THE PROCESS. One thing that I've heard over and over from mothers is that potty training can be difficult and stressful. So before we started, I mentally prepared myself and made a goal to keep this from becoming a stressful process or a power struggle. According the the Diaper Free Method, it takes 3 days of diligent teaching and supervision and then 3 additional months of follow through. (You can check out the link if you want to know more about the method). We started him when he was 17 months, which was at the end of August. After the first 3 days, he had a solid understanding of the concept, "You cannot poop or pee anywhere you want. You need to hold it until you sit on the potty". But he had a hard time getting started peeing on his own (he had mastered the skill of holding it). Because he did so well controlling his bladder, we kept working with him. Since he struggled with peeing on his own, I started to research potty training. I learned that there are three different stages of muscle control that need to develop and they all develop at different times. First is the ability to control your bladder, like to hold in your urine (I think that develops around 15 months). Then the muscle control to poop. And finally the muscle control to start peeing - typically around 22 months for boys. (I talked to his pediatrician about all the muscle control needed, and he said that muscle control can happen sooner for a child, but it depended on the child) Along the way hemastered pooping on the potty, but we were still hung up on starting to pee on his own or peeing on command. So I started using warm water again to help him start peeing. Over the next several weeks I debated on quitting and restarting at a later date, but I had 2 reasons that kept me from doing so: 1) Levi was so good at controlling his bladder and was getting better by the day at pooping the potty 2) If I stopped now, I was afraid that it would reinforce the concept that wearing diapers was an option, which in turn might turn into a huge battle later when we started again. So we kept going. Throughout the next couple of weeks and months, I had to make a conscience decision to keep this process from being stressful. We stopped using water, and then started again. If something about the process was getting stressful, then we would change up our method or tweak something to a way that kept things stress-free. Around Thanksgiving, he should have been finished with the process, but still had yet to master peeing on command. At this point we were pretty sure that he had the developed the muscle control to control to pee on his own, but we needed to take the time to work with him on it. But when the holidays came, our schedule became busy, very busy. It was difficult to find time to work with him on this. So he had more accidents than I would like to admit, and he even reverted back when we went to my parents' house....just because he knew he could get away with it. But after we came home Joel and I took 3 days to work with him and help him pee on command. And it worked. Beautifully. These days he takes himself potty or tells me he needs to go potty several times each day. He has an occasional accident, but we are going more and more days without accidents. He still needs help getting his clothes off. If he sits on the big potty, he usually needs help getting up. He also still wears diapers when he sleeps. At this point I would consider him to be potty trained, but I've found that term to be relative. So this is my definition of potty trained. He understands the concept of being potty trained and practices it. He pees and poops on the potty. He has bladder control and uses it. Its a rare occasion for him to have an accident in public. There are still things we need to work on - like standing up instead of sitting when he pees, his aim, and pulling up and down his pants by himself, but I think that he has accomplished a lot considering the fact that he is only 21 months. :) And we only use 1 or 2 diapers a day!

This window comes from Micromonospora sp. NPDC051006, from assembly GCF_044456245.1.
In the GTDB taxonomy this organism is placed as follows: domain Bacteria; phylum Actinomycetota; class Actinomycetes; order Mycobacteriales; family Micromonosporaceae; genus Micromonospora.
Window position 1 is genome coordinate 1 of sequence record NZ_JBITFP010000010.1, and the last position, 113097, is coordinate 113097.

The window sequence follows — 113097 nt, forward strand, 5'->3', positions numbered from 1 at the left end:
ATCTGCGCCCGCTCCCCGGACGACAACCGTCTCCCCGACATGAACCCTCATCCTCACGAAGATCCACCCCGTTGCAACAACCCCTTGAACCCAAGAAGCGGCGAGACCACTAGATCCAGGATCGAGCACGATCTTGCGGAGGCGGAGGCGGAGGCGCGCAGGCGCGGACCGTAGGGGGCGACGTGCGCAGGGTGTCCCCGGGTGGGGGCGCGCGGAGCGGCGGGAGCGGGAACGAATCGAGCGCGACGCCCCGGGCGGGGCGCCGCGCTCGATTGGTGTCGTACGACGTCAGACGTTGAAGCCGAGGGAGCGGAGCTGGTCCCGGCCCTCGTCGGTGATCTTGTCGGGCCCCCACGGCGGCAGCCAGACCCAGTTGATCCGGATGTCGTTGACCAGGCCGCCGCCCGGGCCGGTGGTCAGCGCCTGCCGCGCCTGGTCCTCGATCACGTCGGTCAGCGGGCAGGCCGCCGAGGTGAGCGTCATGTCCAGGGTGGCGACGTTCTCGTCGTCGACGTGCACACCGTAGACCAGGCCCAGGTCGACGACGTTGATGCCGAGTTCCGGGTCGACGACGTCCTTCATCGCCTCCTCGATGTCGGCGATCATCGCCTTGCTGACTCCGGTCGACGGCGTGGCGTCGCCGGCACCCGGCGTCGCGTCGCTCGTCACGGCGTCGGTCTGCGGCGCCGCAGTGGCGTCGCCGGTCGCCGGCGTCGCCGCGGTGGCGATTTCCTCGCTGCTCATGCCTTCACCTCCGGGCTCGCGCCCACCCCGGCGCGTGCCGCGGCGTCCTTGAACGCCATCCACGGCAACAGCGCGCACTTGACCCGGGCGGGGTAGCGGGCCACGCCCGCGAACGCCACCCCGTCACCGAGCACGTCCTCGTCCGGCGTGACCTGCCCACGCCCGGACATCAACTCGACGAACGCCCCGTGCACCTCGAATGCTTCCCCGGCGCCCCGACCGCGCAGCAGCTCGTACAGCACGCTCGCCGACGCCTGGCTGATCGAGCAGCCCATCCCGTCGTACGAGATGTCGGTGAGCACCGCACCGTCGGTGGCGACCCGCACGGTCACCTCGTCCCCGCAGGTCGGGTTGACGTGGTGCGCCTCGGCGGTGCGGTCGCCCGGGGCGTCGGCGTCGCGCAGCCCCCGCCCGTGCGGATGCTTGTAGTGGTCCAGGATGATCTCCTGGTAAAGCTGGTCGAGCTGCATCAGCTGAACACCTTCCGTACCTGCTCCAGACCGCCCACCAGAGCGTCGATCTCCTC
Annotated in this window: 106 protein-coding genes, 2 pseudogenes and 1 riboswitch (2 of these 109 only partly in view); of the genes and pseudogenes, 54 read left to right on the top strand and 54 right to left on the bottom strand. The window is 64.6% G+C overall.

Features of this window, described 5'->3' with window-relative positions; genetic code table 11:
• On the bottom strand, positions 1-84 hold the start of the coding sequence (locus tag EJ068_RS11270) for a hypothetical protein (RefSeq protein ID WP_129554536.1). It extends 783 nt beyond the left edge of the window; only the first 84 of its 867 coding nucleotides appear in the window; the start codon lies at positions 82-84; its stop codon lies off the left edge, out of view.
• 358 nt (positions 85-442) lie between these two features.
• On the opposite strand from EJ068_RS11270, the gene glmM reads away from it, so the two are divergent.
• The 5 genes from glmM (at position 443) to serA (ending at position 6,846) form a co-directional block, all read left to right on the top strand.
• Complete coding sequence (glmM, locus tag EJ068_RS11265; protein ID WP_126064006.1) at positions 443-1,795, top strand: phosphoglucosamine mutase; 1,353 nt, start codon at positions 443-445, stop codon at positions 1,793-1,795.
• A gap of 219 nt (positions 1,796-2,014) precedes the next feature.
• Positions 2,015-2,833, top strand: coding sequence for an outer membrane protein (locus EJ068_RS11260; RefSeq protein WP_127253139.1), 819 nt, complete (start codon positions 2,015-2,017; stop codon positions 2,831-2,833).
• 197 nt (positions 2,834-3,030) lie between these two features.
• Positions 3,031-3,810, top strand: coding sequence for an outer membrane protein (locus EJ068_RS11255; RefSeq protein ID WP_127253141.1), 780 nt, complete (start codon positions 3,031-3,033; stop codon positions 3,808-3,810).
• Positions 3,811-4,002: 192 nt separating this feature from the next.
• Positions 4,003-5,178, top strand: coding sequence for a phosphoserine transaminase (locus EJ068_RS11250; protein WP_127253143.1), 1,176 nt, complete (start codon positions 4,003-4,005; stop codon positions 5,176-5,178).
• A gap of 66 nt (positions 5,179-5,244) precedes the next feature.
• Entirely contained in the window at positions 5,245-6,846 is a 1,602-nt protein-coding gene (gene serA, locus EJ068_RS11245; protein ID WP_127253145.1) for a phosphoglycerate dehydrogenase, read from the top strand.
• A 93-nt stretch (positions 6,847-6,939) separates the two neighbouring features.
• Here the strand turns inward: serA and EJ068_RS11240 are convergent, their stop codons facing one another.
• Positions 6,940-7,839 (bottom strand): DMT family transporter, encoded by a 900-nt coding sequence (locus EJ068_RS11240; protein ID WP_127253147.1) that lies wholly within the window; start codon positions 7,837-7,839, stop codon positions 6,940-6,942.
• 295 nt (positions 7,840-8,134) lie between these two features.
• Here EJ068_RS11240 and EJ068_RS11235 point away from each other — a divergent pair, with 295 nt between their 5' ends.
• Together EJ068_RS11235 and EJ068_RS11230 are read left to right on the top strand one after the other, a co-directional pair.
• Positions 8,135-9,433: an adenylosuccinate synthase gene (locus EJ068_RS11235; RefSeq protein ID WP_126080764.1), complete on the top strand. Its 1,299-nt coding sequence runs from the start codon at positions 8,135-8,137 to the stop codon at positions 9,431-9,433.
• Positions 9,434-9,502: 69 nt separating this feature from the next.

THOUGHTS. I have a peace about starting him when I did. I tried to keep this as stress free as possible. Any time that the stress level began to elevate, we evaluated what part of the potty training was stressful and then adjusted our process to alleviate the tension. It was never a power struggle (but I had to be careful how I reacted to accidents to prevent it from becoming a power struggle). I never forced him to go potty and I never strapped him to the toilet until he went potty! And I also feel confident that he has not acquired any emotional trauma by learning so early. ;) This wasn't a easy process, but this definitely wasn't the hardest thing we have been through with him (His first year of life was way more difficult). Some people say that this is more like training the mom than training the child. Maybe so, but I've found the reward to be worth the trouble (my life is no more chaotic now than it was when he was younger by adding potty training onto our plate so soon). Plus, I RARELY change a poopy diaper. Let me tell you friends, that is awesome.